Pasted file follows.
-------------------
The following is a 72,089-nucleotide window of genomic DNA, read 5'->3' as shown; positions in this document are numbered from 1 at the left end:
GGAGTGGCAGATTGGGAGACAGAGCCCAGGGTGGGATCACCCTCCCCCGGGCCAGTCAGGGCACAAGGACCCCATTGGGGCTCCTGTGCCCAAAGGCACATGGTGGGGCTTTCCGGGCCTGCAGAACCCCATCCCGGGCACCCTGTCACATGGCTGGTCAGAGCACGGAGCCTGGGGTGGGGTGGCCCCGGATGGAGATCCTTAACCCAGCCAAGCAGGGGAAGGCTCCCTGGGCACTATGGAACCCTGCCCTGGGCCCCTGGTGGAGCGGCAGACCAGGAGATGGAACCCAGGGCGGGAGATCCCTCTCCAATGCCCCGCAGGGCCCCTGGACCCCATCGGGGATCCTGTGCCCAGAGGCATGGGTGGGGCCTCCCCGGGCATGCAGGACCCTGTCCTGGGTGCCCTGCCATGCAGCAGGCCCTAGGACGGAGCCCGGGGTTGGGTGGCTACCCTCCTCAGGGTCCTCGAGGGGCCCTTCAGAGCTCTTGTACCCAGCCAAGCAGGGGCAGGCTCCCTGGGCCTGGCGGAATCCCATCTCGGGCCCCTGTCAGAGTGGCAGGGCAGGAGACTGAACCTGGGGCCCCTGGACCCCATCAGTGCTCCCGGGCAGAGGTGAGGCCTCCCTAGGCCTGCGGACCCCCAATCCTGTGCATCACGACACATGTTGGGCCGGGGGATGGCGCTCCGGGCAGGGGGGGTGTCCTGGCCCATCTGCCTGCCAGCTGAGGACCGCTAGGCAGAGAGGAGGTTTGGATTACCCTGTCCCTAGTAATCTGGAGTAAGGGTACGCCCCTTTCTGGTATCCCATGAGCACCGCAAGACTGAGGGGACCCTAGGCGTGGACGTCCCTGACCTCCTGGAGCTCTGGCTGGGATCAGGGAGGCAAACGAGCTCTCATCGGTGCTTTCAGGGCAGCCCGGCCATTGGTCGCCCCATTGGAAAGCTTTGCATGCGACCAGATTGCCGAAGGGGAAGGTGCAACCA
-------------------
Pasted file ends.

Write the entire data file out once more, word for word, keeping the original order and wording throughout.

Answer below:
The following is a 72,089-nucleotide window of genomic DNA, read 5'->3' as shown; positions in this document are numbered from 1 at the left end:
GGAGTGGCAGATTGGGAGACAGAGCCCAGGGTGGGATCACCCTCCCCCGGGCCAGTCAGGGCACAAGGACCCCATTGGGGCTCCTGTGCCCAAAGGCACATGGTGGGGCTTTCCGGGCCTGCAGAACCCCATCCCGGGCACCCTGTCACATGGCTGGTCAGAGCACGGAGCCTGGGGTGGGGTGGCCCCGGATGGAGATCCTTAACCCAGCCAAGCAGGGGAAGGCTCCCTGGGCACTATGGAACCCTGCCCTGGGCCCCTGGTGGAGCGGCAGACCAGGAGATGGAACCCAGGGCGGGAGATCCCTCTCCAATGCCCCGCAGGGCCCCTGGACCCCATCGGGGATCCTGTGCCCAGAGGCATGGGTGGGGCCTCCCCGGGCATGCAGGACCCTGTCCTGGGTGCCCTGCCATGCAGCAGGCCCTAGGACGGAGCCCGGGGTTGGGTGGCTACCCTCCTCAGGGTCCTCGAGGGGCCCTTCAGAGCTCTTGTACCCAGCCAAGCAGGGGCAGGCTCCCTGGGCCTGGCGGAATCCCATCTCGGGCCCCTGTCAGAGTGGCAGGGCAGGAGACTGAACCTGGGGCCCCTGGACCCCATCAGTGCTCCCGGGCAGAGGTGAGGCCTCCCTAGGCCTGCGGACCCCCAATCCTGTGCATCACGACACATGTTGGGCCGGGGGATGGCGCTCCGGGCAGGGGGGGTGTCCTGGCCCATCTGCCTGCCAGCTGAGGACCGCTAGGCAGAGAGGAGGTTTGGATTACCCTGTCCCTAGTAATCTGGAGTAAGGGTACGCCCCTTTCTGGTATCCCATGAGCACCGCAAGACTGAGGGGACCCTAGGCGTGGACGTCCCTGACCTCCTGGAGCTCTGGCTGGGATCAGGGAGGCAAACGAGCTCTCATCGGTGCTTTCAGGGCAGCCCGGCCATTGGTCGCCCCATTGGAAAGCTTTGCATGCGACCAGATTGCCGAAGGGGAAGGTGCAACCA